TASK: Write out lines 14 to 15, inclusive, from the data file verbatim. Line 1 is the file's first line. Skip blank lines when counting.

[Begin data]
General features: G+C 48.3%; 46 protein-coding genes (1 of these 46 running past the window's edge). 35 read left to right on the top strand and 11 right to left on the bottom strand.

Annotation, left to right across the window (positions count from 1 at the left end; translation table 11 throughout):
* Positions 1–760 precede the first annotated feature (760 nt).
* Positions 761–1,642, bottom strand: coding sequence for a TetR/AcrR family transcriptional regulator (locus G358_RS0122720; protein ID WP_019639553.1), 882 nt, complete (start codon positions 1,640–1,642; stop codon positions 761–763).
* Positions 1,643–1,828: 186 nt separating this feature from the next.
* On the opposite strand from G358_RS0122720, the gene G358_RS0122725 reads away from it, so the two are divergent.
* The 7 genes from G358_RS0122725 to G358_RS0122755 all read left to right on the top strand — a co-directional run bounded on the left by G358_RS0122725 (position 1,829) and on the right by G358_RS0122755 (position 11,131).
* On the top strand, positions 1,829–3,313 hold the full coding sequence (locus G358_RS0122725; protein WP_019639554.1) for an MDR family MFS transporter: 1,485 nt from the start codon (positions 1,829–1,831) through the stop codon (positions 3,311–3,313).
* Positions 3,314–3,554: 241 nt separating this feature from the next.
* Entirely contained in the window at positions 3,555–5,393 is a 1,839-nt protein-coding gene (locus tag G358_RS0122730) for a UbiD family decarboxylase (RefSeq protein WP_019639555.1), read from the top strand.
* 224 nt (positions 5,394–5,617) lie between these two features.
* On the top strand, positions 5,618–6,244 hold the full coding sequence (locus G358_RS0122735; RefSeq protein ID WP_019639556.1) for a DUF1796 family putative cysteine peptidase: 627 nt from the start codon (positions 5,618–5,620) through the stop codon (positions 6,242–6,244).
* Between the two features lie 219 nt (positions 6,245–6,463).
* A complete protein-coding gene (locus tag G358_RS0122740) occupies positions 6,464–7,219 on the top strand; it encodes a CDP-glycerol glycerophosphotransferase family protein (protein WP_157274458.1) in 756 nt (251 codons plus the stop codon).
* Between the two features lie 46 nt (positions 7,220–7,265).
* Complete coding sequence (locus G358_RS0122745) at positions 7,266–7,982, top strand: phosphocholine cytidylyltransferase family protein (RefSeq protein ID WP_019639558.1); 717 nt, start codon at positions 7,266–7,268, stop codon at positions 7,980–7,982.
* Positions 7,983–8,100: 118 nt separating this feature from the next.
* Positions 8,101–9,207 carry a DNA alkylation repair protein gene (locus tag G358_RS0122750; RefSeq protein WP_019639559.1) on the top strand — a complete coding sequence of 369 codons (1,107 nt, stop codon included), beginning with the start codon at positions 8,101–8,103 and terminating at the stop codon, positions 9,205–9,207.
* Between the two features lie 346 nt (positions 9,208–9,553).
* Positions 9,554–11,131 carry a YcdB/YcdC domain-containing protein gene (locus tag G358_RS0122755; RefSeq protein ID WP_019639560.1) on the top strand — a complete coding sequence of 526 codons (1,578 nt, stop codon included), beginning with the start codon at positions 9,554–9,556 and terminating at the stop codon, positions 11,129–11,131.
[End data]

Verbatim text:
* A complete protein-coding gene (locus tag G358_RS0122740) occupies positions 6,464–7,219 on the top strand; it encodes a CDP-glycerol glycerophosphotransferase family protein (protein WP_157274458.1) in 756 nt (251 codons plus the stop codon).
* Between the two features lie 46 nt (positions 7,220–7,265).